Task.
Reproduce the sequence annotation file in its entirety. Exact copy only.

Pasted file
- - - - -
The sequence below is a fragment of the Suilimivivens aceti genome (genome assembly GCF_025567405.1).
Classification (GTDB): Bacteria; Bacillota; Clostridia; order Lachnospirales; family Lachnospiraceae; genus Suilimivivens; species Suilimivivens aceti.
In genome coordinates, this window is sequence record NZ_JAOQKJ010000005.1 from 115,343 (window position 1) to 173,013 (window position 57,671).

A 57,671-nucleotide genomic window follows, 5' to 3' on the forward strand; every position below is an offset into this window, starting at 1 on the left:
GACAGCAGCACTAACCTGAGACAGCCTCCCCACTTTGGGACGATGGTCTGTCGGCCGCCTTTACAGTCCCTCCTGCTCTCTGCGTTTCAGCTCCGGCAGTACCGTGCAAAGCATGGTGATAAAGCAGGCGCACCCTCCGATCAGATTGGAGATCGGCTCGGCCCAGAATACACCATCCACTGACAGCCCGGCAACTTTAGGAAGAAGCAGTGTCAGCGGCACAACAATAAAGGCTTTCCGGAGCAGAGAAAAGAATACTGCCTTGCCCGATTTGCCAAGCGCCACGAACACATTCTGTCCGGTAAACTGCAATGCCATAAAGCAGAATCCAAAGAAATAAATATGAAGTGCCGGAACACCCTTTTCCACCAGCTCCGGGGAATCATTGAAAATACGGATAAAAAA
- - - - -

The sequence below is a fragment of the Suilimivivens aceti genome (genome assembly GCF_025567405.1).
Classification (GTDB): Bacteria; Bacillota; Clostridia; order Lachnospirales; family Lachnospiraceae; genus Suilimivivens; species Suilimivivens aceti.
In genome coordinates, this window is sequence record NZ_JAOQKJ010000005.1 from 115,343 (window position 1) to 173,013 (window position 57,671).

A 57,671-nucleotide genomic window follows, 5' to 3' on the forward strand; every position below is an offset into this window, starting at 1 on the left:
GACAGCAGCACTAACCTGAGACAGCCTCCCCACTTTGGGACGATGGTCTGTCGGCCGCCTTTACAGTCCCTCCTGCTCTCTGCGTTTCAGCTCCGGCAGTACCGTGCAAAGCATGGTGATAAAGCAGGCGCACCCTCCGATCAGATTGGAGATCGGCTCGGCCCAGAATACACCATCCACTGACAGCCCGGCAACTTTAGGAAGAAGCAGTGTCAGCGGCACAACAATAAAGGCTTTCCGGAGCAGAGAAAAGAATACTGCCTTGCCCGATTTGCCAAGCGCCACGAACACATTCTGTCCGGTAAACTGCAATGCCATAAAGCAGAATCCAAAGAAATAAATATGAAGTGCCGGAACACCCTTTTCCACCAGCTCCGGGGAATCATTGAAAATACGGATAAAAAA